This. I have a 2004, with the supposedly “hotter” pickups.... most versatile archtop I have for tones, other than the bridge pickup being almost entirely useless (for me). But, I never run the volume above 6 or 7, tone usually between 3 and 7. These guitars have such a great voice and versatility by themselves, I would really hesitate to modify one to suit a solid state amp. (You really should try it through a decent tube amp.) Better to mess with an EQ pedal or a tone shaping booster, like an RC, than mess with an amazingly versatile guitar, IMO. But, I look forward to seeing how this develops for you!

  26. #25

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    Quote Originally Posted by gitman
    I doubt that the Lollar (or any other Johnny-Smith-type PU) will sound much different from the original pickup. Before swapping out a PU I'd suggest trying an outside EQ pedal, like the 10-band MXR model. This will def. give you many more options re tailoring the sound.
    If you prefer a permanent solution then check out Kent Armstrong : I use his singlecoil P-90/DeArmond model on my Trenier archtop and I like it very much. It's warm + nicely balanced, you have the option of the tapped output (slightly less output, great for comping) and for a single coil design it is extremely quiet, with very low hum. It is a more vintage-oriented sound to my ear and I guess that's what KA had in mind when he designed the pickup, as an alternative to his well-known and much-loved PAF model.
    It depends on what era you are talking about. Recent bensons have ceramic magnet, 15k winding and to me are very hot and super bright.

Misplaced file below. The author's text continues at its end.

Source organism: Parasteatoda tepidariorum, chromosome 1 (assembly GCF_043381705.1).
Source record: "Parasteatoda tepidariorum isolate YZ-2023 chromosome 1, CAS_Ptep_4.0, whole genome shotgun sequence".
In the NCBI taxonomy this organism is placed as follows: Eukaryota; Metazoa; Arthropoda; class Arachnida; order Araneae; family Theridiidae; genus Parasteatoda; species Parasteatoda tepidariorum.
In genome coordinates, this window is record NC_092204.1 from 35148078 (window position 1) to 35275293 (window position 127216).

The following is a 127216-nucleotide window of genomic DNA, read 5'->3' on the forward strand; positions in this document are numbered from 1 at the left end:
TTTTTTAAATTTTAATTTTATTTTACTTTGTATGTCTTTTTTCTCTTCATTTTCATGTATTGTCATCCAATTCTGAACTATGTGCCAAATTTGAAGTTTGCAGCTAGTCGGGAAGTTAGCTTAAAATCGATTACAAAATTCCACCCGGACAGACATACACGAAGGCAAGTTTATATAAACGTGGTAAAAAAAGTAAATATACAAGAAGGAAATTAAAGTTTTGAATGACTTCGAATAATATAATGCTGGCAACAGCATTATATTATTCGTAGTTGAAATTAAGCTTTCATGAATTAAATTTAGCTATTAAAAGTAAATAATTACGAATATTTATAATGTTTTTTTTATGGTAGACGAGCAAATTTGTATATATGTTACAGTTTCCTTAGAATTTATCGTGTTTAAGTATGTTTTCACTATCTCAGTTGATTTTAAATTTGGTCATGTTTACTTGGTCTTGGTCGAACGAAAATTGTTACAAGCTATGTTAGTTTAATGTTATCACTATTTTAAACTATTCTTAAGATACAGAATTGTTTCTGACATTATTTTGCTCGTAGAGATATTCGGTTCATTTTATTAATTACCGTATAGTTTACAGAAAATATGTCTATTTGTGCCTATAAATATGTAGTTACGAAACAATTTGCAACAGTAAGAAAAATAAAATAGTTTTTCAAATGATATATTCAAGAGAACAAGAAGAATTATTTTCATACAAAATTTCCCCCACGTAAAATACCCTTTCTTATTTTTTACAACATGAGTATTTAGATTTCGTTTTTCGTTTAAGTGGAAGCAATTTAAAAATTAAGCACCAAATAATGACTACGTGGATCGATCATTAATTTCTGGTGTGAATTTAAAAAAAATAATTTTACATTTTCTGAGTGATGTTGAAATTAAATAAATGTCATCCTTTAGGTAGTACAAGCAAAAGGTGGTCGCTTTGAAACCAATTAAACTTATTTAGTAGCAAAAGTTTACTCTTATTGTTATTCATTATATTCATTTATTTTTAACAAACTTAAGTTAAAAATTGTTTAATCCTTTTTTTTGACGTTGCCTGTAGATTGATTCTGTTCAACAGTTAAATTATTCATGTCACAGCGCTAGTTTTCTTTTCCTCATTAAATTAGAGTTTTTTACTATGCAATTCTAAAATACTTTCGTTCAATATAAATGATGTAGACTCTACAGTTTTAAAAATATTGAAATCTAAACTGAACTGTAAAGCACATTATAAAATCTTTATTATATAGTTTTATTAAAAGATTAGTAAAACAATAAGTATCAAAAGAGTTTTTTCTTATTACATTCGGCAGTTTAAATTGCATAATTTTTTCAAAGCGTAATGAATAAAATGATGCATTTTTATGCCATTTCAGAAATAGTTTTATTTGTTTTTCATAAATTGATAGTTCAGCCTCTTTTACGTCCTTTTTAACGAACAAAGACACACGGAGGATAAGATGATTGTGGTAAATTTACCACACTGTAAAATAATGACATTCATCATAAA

The older ones had alnico magnets and 7k(ish) windings and were much more mellow. I hate ceramic pickups and I think if you have one of the newer ones you'll hear a big diff when changing pickups.

  27. #26

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    I'd have to measure again, IIRC my 1981 GB10 has 11-13K pickups.

  28. #27
    Quote Originally Posted by jzucker
    It depends on what era you are talking about. Recent bensons have ceramic magnet, 15k winding and to me are very hot and super bright.

    The older ones had alnico magnets and 7k(ish) windings and were much more mellow. I hate ceramic pickups and I think if you have one of the newer ones you'll hear a big diff when changing pickups.
    100 % this. Mine is a 2017 model...and the pickups are exactly as you describe: very hot and super bright. Seems an odd choice for this guitar (with no disrespect intended to those who like these pickups).

    I hate them too but otherwise really like the guitar, and so I’m hoping/confident the Armstrong pickups will make a big difference